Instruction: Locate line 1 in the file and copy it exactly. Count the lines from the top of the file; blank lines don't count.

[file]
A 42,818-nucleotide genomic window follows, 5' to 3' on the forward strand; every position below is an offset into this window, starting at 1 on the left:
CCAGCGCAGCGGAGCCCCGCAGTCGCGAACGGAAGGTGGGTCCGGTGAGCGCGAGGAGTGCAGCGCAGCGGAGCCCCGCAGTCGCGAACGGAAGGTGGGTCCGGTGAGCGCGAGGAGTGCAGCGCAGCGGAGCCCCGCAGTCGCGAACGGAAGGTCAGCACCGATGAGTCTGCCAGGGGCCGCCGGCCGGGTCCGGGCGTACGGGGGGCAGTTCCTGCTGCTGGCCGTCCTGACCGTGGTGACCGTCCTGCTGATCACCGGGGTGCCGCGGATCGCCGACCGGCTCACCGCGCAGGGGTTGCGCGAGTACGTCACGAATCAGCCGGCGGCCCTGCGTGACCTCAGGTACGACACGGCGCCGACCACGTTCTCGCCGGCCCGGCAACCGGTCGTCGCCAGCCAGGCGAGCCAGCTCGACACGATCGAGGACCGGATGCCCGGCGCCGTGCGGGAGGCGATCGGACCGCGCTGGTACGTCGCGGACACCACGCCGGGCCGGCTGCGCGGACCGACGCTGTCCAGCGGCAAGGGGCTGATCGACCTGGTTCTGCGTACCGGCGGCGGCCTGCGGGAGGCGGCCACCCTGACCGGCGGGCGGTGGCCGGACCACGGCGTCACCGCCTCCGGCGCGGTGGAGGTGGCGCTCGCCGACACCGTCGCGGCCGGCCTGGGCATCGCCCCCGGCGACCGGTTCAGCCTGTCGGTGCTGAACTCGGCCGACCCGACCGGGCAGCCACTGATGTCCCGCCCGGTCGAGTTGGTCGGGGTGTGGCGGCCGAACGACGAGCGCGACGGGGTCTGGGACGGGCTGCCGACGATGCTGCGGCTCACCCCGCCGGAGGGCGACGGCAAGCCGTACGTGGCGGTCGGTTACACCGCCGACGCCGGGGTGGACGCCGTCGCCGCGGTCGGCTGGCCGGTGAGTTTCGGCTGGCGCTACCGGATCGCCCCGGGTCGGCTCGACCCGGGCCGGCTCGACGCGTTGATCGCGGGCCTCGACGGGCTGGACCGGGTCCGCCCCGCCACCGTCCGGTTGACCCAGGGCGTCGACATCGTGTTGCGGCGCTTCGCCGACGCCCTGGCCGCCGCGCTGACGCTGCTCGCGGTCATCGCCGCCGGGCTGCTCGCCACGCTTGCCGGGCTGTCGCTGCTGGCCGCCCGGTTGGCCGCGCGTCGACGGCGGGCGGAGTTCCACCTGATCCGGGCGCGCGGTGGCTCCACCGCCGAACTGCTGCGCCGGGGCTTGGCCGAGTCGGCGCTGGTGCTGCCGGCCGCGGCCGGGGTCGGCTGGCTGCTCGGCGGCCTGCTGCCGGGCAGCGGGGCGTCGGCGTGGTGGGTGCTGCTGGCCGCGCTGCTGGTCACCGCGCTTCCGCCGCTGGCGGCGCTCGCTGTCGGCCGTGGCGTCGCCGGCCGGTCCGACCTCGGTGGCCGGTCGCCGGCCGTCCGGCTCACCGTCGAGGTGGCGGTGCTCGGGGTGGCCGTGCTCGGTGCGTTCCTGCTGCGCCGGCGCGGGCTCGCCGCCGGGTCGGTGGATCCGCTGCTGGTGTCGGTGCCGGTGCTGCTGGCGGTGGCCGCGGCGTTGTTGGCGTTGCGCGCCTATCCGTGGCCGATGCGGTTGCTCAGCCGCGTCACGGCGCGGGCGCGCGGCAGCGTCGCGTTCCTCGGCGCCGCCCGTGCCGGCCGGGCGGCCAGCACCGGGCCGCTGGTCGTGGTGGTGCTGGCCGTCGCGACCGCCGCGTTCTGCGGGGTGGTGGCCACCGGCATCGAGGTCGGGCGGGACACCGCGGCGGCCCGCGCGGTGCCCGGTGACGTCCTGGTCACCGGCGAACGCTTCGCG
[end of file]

A 42,818-nucleotide genomic window follows, 5' to 3' on the forward strand; every position below is an offset into this window, starting at 1 on the left: